## Non-Abundant Sums

### January 28, 2020

Our solution comes in three parts: first find abundant numbers, second find sums, and third compute the solution. Here we compute the list of abundant numbers less than or equal to 28123, using `factors` and `sigma` functions we have written previously, as well as `uniq-c` from the Standard Prelude:

```(define (factors n)
(let ((wheel (vector 1 2 2 4 2 4 2 4 6 2 6)))
(let loop ((n n) (f 2) (w 0) (fs (list)))
(if (< n (* f f)) (reverse (cons n fs))
(if (zero? (modulo n f))
(loop (/ n f) f w (cons f fs))
(loop n (+ f (vector-ref wheel w))
(if (= w 10) 3 (+ w 1)) fs))))))```
```(define (sigma x n) ; sum of x'th powers of divisors of n
(if (= n 1) 1
(let ((fs (uniq-c = (factors n))))
(if (zero? x)
(apply * (map add1 (map cdr fs)))
(apply * (map (lambda (p a)
(/ (- (expt p (* (+ a 1) x)) 1) (- (expt p x) 1)))
(map car fs) (map cdr fs)))))))```
`(define abuns (filter (lambda (n) (< (+ n n) (sigma 1 n))) (range 1 28124)))`

Function `2abun` returns two abundant numbers that sum to n, if they exist, or `#f` if there is no solution:

```(define (2abun n)
(let loop ((abuns abuns))
(if (null? abuns) #f
(if (< 28123 (+ (car abuns) (car abuns))) #f
(if (member (- n (car abuns)) abuns)
(list (car abuns) (- n (car abuns)))
(loop (cdr abuns)))))))```

We compute the requested sum with the statement `(filter (complement 2 abun) (range 1 28124))` in 95 seconds; it’s slow because `member` repeatedly searches the 6965 elements of the `abuns` list in linear time. To speed up the program, we convert the `abuns` list to a hash set:

```(define abunset
(let ((abunset (make-hashtable (lambda (n) n) = 7000)))
(do ((abuns abuns (cdr abuns))) ((null? abuns) abunset)
(hashtable-set! abunset (car abuns) (car abuns)))))```
```(define (2abun n)
(let loop ((abuns abuns))
(if (null? abuns) #f
(if (< 28123 (+ (car abuns) (car abuns))) #f
(if (hashtable-contains? abunset (- n (car abuns)))
(list (car abuns) (- n (car abuns)))
(loop (cdr abuns)))))))```

Now we compute the result in about a seventh of a second. There are 1456 positive integers that cannot be written as the sum of two abundant numbers, of which the largest is 20161.

Ideone seems to be having problems; I’ll post the exercise there when it returns.

Pages: 1 2

### 5 Responses to “Non-Abundant Sums”

1. Steve said

2. matthew said

Here’s a Python solution that makes use of the multiplicativity of divisor sum:

```import sympy

def dsum(N):
primes = sympy.primerange(2,N)
a = +*(N-1)
b = *N
for p in primes:
pp = p
while pp < N:
for i in range(pp,N,pp):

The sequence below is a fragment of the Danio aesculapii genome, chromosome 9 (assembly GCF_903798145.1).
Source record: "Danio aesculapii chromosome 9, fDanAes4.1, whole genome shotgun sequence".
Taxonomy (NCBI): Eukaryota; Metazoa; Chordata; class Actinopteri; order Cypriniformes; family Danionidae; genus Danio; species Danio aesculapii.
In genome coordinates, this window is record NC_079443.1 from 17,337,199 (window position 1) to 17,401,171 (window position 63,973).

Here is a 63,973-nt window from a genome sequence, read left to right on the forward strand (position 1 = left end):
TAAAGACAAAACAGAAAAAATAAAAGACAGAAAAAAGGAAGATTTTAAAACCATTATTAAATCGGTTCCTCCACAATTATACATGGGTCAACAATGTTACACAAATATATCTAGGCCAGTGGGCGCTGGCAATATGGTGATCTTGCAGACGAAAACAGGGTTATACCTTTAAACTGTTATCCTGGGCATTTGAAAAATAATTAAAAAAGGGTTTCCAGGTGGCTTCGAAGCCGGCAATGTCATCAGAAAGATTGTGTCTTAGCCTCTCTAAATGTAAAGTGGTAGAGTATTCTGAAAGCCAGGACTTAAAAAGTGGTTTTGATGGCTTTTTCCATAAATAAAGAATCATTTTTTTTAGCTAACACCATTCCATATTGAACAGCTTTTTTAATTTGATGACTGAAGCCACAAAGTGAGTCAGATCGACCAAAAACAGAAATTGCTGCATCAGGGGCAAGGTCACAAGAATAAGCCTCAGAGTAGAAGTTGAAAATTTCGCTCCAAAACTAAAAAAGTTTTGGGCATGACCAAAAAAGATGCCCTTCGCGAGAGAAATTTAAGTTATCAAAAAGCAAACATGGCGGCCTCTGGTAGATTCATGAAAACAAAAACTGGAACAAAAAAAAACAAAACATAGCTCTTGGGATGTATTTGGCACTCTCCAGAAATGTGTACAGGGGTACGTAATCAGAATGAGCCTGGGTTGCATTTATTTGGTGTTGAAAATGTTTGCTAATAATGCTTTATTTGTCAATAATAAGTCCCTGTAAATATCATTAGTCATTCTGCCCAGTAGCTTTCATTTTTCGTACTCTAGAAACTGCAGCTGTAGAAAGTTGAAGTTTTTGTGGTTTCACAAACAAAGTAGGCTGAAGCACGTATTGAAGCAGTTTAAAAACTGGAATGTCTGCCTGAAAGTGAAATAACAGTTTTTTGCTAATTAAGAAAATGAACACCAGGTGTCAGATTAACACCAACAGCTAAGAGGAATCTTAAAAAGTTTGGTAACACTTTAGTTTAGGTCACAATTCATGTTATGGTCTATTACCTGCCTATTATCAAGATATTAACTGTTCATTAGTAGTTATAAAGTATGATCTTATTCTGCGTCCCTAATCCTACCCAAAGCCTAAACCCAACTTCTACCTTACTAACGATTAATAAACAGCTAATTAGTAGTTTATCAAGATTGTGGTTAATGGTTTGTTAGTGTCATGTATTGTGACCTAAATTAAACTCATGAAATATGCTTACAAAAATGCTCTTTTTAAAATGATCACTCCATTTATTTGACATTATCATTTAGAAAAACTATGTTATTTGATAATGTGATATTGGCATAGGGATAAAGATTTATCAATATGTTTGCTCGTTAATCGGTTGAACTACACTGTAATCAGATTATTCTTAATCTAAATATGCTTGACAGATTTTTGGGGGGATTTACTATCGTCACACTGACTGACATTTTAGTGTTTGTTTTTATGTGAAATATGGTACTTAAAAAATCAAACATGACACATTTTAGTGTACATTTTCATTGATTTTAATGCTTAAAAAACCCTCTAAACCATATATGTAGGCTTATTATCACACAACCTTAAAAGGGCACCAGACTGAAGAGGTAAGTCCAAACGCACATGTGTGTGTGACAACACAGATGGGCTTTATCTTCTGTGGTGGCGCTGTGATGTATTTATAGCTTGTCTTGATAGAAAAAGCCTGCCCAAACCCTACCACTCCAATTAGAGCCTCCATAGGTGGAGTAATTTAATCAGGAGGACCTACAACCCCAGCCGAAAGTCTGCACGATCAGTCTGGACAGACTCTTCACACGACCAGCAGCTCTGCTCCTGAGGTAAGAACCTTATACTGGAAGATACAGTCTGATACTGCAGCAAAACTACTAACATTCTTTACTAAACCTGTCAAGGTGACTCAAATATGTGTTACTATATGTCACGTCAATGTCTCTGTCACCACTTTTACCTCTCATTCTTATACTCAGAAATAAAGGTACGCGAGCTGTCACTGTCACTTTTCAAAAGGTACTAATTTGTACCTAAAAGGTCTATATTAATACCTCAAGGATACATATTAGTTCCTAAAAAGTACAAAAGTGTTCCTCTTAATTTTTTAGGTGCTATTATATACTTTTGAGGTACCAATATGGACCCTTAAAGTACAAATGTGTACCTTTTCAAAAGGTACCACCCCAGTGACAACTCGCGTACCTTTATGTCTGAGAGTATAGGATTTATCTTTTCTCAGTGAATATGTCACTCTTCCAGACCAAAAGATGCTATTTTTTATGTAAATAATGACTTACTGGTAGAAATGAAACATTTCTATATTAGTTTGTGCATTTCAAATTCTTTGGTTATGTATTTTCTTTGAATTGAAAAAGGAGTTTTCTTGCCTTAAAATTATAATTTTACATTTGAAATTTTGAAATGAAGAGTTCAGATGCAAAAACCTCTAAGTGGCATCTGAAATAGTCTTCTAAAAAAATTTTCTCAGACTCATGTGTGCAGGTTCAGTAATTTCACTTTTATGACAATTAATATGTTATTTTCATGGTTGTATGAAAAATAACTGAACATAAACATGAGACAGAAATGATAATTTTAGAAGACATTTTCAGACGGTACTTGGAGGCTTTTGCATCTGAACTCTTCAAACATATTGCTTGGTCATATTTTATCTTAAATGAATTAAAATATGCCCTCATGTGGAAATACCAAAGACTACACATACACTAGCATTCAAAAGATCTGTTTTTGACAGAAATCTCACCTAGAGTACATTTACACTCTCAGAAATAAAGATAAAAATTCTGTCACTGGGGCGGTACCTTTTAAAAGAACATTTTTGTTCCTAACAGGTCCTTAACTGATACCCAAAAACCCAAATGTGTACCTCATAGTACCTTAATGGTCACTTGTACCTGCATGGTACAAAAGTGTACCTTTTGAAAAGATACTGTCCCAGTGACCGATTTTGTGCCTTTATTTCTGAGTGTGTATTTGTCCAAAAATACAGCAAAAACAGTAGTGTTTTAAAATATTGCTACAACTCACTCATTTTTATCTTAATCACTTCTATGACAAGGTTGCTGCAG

b[i] += pp
pp *= p
for i in range(p,N,p):
a[i] *= b[i]
b[i] = 1
return a

def abundant(N):
s = dsum(N)
return [n for n in range(N) if s[n] > 2*n]

N = 28124
a = abundant(N)
b = *N
for p in a:
lim = min(p,N-p-1)
for q in a:
if q > lim: break
b[p+q] = 0
print(sum(b)) # 1457 (counting from zero)
```
3. matthew said

That prints the total number of non-abundant sum numbers (like the Praxis solution at https://programmingpraxis.com/2020/01/28/non-abundant-sums/2/, except mine includes 0).

4. Zack said

Here is my take on this in Julia: https://pastebin.com/9XL9fWs5

Total run time (including the time-consuming printing of the numbers): 44.5 sec.
Memory usage: 59.04 MB

Naturally, this code could be improved, something I may venture another time.

Cheers for the intriguing problem! Definitely saved me a lot of time going through the PE archive and skimming through all the overly mathematical problems there!

5. matthew said

Reusing some code from https://programmingpraxis.com/2016/12/20/highly-abundant-numbers/, here’s a C++ version of that Python solution. Once again, just the count of non-sum numbers is printed:

```#include <stdio.h>
#include <stdlib.h>
#include <numeric>
#include <vector>

int main(int argc, char *argv[]) {
int N = (argc == 1) ? 1000 : strtoul(argv,NULL,0);
// a contains products of prime power sums
// b contains prime power sum for current prime
// initialize divisor sums to 1
std::vector<int> a(N,1), b(N,1);
a = 0; // dsum(0) = 0
for (int p = 2; p < N; p++) {
// for each prime < N
if (a[p] == 1) {
// for each prime power: beware overflow here
for (long pp = p; pp < N; pp *= p) {
// add to sum for all multiples
for (int i = pp; i < N; i += pp) {
b[i] += pp;
}
}
// for each multiple of p
for (int i = p; i < N; i += p) {
a[i] *= b[i]; // add in the prime power sum
b[i] = 1;     // reset for future use
}
}
}

// Cross off sums in b, which is initially all ones.
for (int i = 0; i < N; i++) {
if (a[i] > 2*i) {
for (int j = 0; j <= i && i+j < N; j++) {
if (a[j] > 2*j) {
b[i+j] = 0;
}
}
}
}

printf("%d\n", std::accumulate(b.begin(),b.end(),0)); // 1457 for N = 30000
}
```